Monday 19 August 2019

School for seduction: South Korea tries to raise birth rate

South Korea flag
South Korea flag

Jinna Park

In a country experiencing one of the worst birth rates in the world, two South Korean universities are now offering courses that make it mandatory for students to date their classmates.

Professors at Dongguk and Kyung Hee universities in the capital, Seoul, say the courses on dating, sex, love and relationships aim to help reverse the trend where the younger generation are shunning traditional family lives.

A sharp decline in marriage has given rise to the new term "sampo generation", referring to young people who have given up on courtship, wedlock and childbirth because of economic pressures such as housing costs, unemployment and tuition fees.

Professor Jang Jae-sook, who founded a 'Marriage and Family' course at Dongguk university, said students were being taught how to find the right partner and sustain healthy relationships.

"Korea's fall in population has made dating and marriage important... but young Koreans are too busy these days and clumsy in making new acquaintances," she said.

Those enrolling on the course have to date three classmates for a month each. After introductions, they submit who they want to be coupled with to the professor. Homework includes going on dates and discussing scenarios such as jealousy and conflict.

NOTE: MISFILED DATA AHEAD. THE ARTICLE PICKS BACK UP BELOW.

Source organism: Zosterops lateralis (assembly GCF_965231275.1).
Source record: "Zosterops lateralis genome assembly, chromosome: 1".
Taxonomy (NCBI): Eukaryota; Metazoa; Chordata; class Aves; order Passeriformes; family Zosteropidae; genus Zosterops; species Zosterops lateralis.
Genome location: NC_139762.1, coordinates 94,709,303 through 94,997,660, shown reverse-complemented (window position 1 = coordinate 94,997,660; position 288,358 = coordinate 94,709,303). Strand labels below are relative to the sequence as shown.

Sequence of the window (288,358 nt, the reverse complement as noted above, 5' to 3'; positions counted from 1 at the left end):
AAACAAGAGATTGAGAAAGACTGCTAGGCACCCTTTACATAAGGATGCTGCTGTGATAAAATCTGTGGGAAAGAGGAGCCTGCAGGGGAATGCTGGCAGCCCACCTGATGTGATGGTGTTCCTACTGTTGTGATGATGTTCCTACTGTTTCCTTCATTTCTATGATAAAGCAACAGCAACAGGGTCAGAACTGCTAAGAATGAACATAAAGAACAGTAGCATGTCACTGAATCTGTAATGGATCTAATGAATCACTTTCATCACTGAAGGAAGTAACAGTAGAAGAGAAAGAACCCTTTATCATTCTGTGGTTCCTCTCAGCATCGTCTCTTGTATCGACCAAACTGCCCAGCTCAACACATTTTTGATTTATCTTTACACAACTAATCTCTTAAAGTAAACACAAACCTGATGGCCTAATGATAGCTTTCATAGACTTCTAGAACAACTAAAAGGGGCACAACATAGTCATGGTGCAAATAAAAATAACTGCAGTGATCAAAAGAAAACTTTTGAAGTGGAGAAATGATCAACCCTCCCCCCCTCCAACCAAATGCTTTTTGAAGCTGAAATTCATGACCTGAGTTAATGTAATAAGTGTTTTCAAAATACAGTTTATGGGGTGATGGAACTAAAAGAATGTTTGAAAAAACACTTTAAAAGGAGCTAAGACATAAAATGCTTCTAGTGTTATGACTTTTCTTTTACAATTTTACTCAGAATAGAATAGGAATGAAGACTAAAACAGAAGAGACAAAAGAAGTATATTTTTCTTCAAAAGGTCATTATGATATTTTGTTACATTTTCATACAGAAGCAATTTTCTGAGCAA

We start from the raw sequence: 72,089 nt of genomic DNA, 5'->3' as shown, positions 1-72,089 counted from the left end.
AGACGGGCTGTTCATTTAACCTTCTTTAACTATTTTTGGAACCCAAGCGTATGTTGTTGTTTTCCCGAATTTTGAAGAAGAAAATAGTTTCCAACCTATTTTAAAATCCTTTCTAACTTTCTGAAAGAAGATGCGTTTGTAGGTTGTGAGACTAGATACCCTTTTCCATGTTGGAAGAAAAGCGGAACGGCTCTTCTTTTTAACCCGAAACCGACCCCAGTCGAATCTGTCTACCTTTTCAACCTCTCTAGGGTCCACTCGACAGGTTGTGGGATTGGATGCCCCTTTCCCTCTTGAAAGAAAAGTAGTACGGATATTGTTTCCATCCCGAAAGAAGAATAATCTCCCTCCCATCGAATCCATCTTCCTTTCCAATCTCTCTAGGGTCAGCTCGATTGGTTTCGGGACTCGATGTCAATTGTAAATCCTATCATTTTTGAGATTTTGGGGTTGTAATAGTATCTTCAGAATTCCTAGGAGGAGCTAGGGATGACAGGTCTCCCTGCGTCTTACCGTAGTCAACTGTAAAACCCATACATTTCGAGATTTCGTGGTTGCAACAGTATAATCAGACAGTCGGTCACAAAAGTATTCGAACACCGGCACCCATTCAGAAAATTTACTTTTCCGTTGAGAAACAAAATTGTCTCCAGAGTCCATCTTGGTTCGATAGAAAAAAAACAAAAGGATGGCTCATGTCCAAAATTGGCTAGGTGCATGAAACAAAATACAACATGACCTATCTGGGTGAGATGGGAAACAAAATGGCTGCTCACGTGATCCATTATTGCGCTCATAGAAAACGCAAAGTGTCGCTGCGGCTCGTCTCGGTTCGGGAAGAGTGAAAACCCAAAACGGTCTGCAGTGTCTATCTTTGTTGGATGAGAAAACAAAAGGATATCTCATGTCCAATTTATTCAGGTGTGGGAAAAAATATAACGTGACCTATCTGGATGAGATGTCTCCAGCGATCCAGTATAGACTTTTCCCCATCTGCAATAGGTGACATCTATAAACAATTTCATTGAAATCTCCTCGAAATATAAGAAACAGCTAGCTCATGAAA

Although matchmaking is not the course's ultimate goal, it has produced at least one marriage and a couple of long-term relationships.

Ms Jang designed the curriculum to include dating in the belief that learning from real-life experience is as important as studying theory.

The course has expanded to Kyong Hee university, which offers 'Love and Marriage' classes, and Inha university in Incheon, ranked 18th best in the country and renowned for its engineering education, where students can now sign up to lessons on prioritising success and love.

Compared with a decade ago, South Korea's younger generation appears to have more difficulty maintaining romantic relationships. In 2016 the number of marriages hit its lowest since 1977, according to data from Statistics Korea, a government agency. The crude marriage rate - the annual number of marriages per 1,000 people - was 5.5 last year, compared with 295.1 when statistics began in 1970.

Officials blame youth unemployment and weak maternity leave policies. Over the past decade, the government has spent about €60bn trying to boost the birth rate.


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